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16-09-16 via @melissholden94: I’ve just got a comfy new bed, so what better excuse to spend the evening in it – than a book!? Miss Peregrine’s Home For Peculiar Children by Ransom Riggs
I’ve had this beauty on my book shelf for a while now, but I’m itching to read it before the movie comes out.

Miss Peregrine’s Home For Peculiar Children by Ransom Riggs has blown up in the most beautiful way. It is rare to find a teen-fiction-lit book that can capture an adult reader so easily; but perhaps it’s because only one of the children is actually a child… 

This book is right up my alley; fiction, weird kids, superpowers, a talking bird with a cane and a creepy dude who’s out to kill everyone. Can you say ‘perfect read’?!

And the fact that a movie is about to join the delivery option of this tale is fantastic! I cannot wait to see how they transposed this to the big screen, and with such an amazing cast. 

Back to the book itself, I will confess: it was a hard start for me. I think it was a mix of life distracting me and the annoying best friend to Jacob that made me put the breaks on reading this book several times. However once I reached the peculiar part of the story; you could not pry it from my hands. I even considered taking it to the gym with me: I was that hooked! 

missperegrine_334x518.jpgOUTLINE (CONTAINS SPOILERS!) 

The basic premise of the book is this: sixteen-year-old Jacob Portman watches his grandfather die at the mercy of a mysterious creature that no one else can see.

Convinced their son has gone crazy, Jacob is sent to the therapeutic care of Dr Golan, who listens to Jacob’s retelling of his grandfather’s supposedly tall tales about children with strange gifts who lived on an island.

Guided by Dr Golan, Jacob and his father visit the island, and Jacob is immediately in search for any evidence of Grandpa (Abe) Portman’s time on the island, and the intriguing Miss Peregrine.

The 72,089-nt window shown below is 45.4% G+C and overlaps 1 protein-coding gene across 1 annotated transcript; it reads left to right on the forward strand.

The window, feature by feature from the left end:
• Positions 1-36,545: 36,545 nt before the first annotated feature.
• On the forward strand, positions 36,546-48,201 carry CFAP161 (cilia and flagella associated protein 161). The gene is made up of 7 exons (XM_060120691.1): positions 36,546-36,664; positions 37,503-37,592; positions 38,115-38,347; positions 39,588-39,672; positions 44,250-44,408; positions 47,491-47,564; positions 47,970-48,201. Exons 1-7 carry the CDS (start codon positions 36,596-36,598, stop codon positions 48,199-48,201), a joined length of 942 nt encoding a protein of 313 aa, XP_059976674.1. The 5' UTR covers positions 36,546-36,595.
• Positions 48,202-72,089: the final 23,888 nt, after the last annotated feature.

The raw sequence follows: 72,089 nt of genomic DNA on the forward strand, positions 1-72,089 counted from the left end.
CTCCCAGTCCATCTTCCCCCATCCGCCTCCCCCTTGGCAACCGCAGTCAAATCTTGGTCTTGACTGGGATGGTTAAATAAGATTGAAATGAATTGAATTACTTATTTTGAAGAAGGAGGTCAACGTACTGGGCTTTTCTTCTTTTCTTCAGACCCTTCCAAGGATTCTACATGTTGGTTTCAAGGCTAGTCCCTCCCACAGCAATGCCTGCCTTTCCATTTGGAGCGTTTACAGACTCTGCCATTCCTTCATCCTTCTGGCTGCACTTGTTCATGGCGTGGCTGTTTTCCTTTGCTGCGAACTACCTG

Jacob therein discovers the children’s home that Abe had grown up in, along with evidence that the peculiar children weren’t in fact just stories to keep Little Jacob listening. He also discovers that they are still alive and young, and ready to share their tales with Jacob. And the infamous Miss Peregrine, is very much real – and ready to tell him everything he’s ever wanted to know… 

I won’t spoil anything – just in case you’re one of those readers that ignores the *SPOILERS* warnings in book reviews, and believe me when I say: I have but scraped the surface of the plot line with that description. 

THE COVER / PHOTOGRAPHY:

miss_peregrines_photo2I enjoy the fact that the cover image is NOT of the main character, Jacob Portman. They could easily put the resident heartthrob of the story on the front of the book, but instead they maintained the eeriness of the in-lain sourced photography that is threaded – quite naturally, might I add – throughout the entire book. 

The photos in the book are all real and all sourced by the author, hence the inspiration for the book itself. Creepy kids and shadowy characters add an extra layer to an already amazing read. The maintaining plot line that the photos are picked from Miss Peregrine and Abe Portman’s photo albums is simple yet stunning. It’s very natural and very in-character for these two to have kept pictures of the peculiar children and their talents, so it’s very fitting for them to also be displayed in the book.

There is something almost magic about the way Ransom Riggs describes a character or photo, allowing you to conjure up your own image, and then having it revealed to you on the next page. It makes you, the reader, feel a sense of accomplishment when your image matches his image. Some might argue that it takes the imagination away, but I think it’s quite unifying to know that we’re all seeing the nightmare monsters and the strange children all in the same way. 

All in all, it’s a charmingly dark book and I can’t wait to read the sequel, HOLLOW CITY. 

Me Before You – Jojo Moyes *BOOK REVIEW*

Amazed. Utterly amazed.

Never have I been so taken with a book from the off. I, being a true indie weirdo, tend to avoid ‘trendy books’, but when I saw the movie trailer on YouTube: I just had to read it.

The irony was – I’ve had this book on my shelf since 2012, buying it just after the ‘3 million  copies sold’ mark. Now, ME BEFORE YOU has sold over 5 million copies; just a few short years later.

I posted this mid-read review on my Instagram page the other day:

Me Before You @melissaholden